Suicide Squad #22

Story by
Art by
Patrick Zircher
Colors by
Jason Keith
Letters by
Jared K. Fletcher
Cover by
DC Comics

With Ales Kot's time on "Suicide Squad" already coming to a close next month, it's a bit of a shame that "Suicide Squad" #22's pacing feels a little bit off. I've enjoyed his short tenure on the book, but as this issue spends time showing scenes that already viewed last month, it's hard to keep from feeling like there's more interesting material that's happening off-panel.

The idea of the Suicide Squad rampaging through Las Vegas is a fun one, for instance. Deadshot and Harley Quinn as the businessman gambler and the Vegas showgirl is a perfect pairing of them with new cover identities, so why is it that readers get so little off it in the long run? Then again, getting little of what you hope to see feels like a bit of a common element throughout "Suicide Squad" #22. After the teases last month with Cheetah as a member of the Squad, her appearance is limited to a whopping five panels here, and barely in the thick of things. Meanwhile, the scenes with King Shark trying to chew off the foot of the massive corpse giant from last month are shown again, long after it proves to be entertaining.

Things are often told rather than shown in "Suicide Squad" #22, too. The mysterious billboards that are supposed to create so much havoc are never fully explained, just brushed off. What sounds like one of the potentially more entertaining moments of the comic -- the corpse giant hurling King Shark at the Squad's helicopter -- is never actually shown, only told in dialogue. While she may still have a part to play next month, it's also hard to keep from feeling that the new villain Mother may also be vanishing before she's fully realized.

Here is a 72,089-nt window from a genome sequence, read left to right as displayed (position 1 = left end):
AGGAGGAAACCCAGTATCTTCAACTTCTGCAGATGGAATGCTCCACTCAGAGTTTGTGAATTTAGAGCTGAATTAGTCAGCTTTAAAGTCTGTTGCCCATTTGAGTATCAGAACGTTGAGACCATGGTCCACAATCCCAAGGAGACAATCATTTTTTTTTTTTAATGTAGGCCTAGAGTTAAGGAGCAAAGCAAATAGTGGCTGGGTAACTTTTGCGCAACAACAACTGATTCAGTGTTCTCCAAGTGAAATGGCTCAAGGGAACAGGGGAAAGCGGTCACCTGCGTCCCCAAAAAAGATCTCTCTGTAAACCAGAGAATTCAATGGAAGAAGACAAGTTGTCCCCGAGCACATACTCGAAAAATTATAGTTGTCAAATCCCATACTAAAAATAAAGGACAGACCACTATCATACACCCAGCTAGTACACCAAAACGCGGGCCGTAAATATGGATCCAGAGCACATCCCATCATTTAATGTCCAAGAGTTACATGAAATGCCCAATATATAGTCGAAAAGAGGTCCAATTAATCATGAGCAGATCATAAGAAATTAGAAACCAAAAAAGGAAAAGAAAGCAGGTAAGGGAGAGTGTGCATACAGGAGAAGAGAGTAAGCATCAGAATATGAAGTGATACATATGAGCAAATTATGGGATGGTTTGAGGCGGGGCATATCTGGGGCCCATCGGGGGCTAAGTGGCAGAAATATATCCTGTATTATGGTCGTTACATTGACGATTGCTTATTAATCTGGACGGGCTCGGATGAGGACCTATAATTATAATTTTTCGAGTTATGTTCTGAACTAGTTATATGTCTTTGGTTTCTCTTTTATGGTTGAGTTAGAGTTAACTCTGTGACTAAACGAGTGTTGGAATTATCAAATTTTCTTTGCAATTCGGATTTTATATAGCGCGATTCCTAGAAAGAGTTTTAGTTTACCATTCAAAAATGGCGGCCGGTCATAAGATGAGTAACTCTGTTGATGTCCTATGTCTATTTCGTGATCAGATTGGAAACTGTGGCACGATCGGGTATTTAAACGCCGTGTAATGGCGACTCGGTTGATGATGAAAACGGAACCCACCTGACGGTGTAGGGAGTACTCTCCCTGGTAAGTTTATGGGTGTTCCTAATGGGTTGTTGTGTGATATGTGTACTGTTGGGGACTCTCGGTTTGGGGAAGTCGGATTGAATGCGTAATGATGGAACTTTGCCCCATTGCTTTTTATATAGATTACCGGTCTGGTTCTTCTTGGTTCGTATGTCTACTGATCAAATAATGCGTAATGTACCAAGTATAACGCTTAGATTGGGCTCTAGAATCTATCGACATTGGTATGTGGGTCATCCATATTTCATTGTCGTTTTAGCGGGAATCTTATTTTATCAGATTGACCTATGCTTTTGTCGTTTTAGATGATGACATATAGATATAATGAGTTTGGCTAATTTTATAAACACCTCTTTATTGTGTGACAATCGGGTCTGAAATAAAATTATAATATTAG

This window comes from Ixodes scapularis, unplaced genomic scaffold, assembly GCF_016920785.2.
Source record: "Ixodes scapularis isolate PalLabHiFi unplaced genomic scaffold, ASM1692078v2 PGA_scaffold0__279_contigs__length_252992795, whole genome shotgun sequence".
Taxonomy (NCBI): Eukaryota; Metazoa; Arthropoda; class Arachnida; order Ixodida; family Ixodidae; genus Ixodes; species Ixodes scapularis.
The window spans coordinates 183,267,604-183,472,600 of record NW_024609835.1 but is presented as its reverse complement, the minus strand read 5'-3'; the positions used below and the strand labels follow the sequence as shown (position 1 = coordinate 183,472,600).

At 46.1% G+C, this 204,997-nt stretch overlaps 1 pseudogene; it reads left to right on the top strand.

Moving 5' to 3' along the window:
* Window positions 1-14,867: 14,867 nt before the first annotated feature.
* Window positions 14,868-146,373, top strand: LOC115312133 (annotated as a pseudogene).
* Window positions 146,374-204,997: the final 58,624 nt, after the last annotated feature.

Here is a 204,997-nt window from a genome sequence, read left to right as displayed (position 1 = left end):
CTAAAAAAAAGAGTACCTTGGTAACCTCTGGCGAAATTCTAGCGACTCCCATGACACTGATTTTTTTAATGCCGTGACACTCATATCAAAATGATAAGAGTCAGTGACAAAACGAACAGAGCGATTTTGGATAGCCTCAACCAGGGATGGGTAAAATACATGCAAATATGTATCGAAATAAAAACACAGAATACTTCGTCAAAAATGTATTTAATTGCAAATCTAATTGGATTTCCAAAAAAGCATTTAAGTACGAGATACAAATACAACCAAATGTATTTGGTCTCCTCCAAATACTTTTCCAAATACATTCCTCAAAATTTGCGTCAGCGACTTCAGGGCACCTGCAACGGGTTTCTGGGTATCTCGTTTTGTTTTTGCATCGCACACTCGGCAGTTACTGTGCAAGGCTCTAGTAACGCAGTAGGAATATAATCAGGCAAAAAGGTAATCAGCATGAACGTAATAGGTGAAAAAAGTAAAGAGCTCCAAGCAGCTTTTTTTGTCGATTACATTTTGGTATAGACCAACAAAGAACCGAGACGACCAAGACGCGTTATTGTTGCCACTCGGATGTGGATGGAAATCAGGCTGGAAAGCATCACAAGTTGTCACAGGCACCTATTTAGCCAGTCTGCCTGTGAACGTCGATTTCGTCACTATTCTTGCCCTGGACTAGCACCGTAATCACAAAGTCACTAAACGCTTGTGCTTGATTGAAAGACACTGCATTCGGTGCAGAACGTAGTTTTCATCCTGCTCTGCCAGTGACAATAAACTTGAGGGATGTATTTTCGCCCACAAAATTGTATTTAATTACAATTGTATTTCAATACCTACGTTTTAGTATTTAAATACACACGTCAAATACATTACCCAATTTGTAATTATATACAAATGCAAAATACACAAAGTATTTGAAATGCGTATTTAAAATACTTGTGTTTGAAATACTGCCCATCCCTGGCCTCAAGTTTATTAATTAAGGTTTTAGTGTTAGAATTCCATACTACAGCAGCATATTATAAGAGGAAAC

Zircher's art looks pretty good here. The continual red-light scenes with Amanda Waller and James Gordon Jr. have an attractive look to them; they definitely harken back to Francesco Francavilla's depiction of the character when he was reintroduced a few years ago in "Detective Comics." With the glare off of his glasses and the carefully drawn strands of hair, it's almost impossible not to think of Francavilla. Zircher also nails the opening scene with the in-disguise Deadshot and Harley Quinn. They're both simultaneously themselves and someone else at the same time that it's a little frustrating we barely see them undercover here. On the other hand, the corpse giant's being composed of tons of corpses is never entirely clear here; it looks much more like a big humanoid with lots of little nubs and wires coming out of it rather than an amalgamation of bodies. It's a neat idea, but it never quite comes to life in the art (so to speak).

It's ultimately a slightly frustrating issue. Kot's run had only just begun a couple of months ago and it's now coming to an end, and I feel now as I did before -- that the rough patches were ones that over time would go away. Some of his addition to the series felt like they had real potential, and he certainly has a strong scripting voice. If that would have panned out in the long run, though, we'll almost certainly never know now.

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